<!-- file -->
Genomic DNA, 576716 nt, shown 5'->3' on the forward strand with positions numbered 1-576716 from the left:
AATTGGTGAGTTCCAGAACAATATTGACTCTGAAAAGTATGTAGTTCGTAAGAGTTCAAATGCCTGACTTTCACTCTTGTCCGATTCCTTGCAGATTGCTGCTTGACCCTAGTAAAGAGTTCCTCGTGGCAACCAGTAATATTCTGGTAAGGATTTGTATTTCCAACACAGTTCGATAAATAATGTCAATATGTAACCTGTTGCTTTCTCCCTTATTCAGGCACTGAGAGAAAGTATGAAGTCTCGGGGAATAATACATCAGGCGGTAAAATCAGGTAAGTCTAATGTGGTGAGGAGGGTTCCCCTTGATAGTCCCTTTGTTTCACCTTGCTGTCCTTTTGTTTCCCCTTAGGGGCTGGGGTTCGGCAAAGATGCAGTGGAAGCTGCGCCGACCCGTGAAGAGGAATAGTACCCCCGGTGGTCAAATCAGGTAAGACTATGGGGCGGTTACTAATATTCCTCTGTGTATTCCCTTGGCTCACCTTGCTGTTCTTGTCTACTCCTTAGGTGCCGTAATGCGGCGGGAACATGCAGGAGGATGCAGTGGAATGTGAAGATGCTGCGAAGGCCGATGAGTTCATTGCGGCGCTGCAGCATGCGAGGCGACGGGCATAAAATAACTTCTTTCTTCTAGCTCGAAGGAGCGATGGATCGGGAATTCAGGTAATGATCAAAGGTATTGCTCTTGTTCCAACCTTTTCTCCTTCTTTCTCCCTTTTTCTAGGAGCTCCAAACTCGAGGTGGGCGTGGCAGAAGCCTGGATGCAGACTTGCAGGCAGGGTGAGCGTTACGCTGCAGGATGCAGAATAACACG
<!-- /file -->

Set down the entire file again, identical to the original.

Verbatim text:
Genomic DNA, 576716 nt, shown 5'->3' on the forward strand with positions numbered 1-576716 from the left:
AATTGGTGAGTTCCAGAACAATATTGACTCTGAAAAGTATGTAGTTCGTAAGAGTTCAAATGCCTGACTTTCACTCTTGTCCGATTCCTTGCAGATTGCTGCTTGACCCTAGTAAAGAGTTCCTCGTGGCAACCAGTAATATTCTGGTAAGGATTTGTATTTCCAACACAGTTCGATAAATAATGTCAATATGTAACCTGTTGCTTTCTCCCTTATTCAGGCACTGAGAGAAAGTATGAAGTCTCGGGGAATAATACATCAGGCGGTAAAATCAGGTAAGTCTAATGTGGTGAGGAGGGTTCCCCTTGATAGTCCCTTTGTTTCACCTTGCTGTCCTTTTGTTTCCCCTTAGGGGCTGGGGTTCGGCAAAGATGCAGTGGAAGCTGCGCCGACCCGTGAAGAGGAATAGTACCCCCGGTGGTCAAATCAGGTAAGACTATGGGGCGGTTACTAATATTCCTCTGTGTATTCCCTTGGCTCACCTTGCTGTTCTTGTCTACTCCTTAGGTGCCGTAATGCGGCGGGAACATGCAGGAGGATGCAGTGGAATGTGAAGATGCTGCGAAGGCCGATGAGTTCATTGCGGCGCTGCAGCATGCGAGGCGACGGGCATAAAATAACTTCTTTCTTCTAGCTCGAAGGAGCGATGGATCGGGAATTCAGGTAATGATCAAAGGTATTGCTCTTGTTCCAACCTTTTCTCCTTCTTTCTCCCTTTTTCTAGGAGCTCCAAACTCGAGGTGGGCGTGGCAGAAGCCTGGATGCAGACTTGCAGGCAGGGTGAGCGTTACGCTGCAGGATGCAGAATAACACG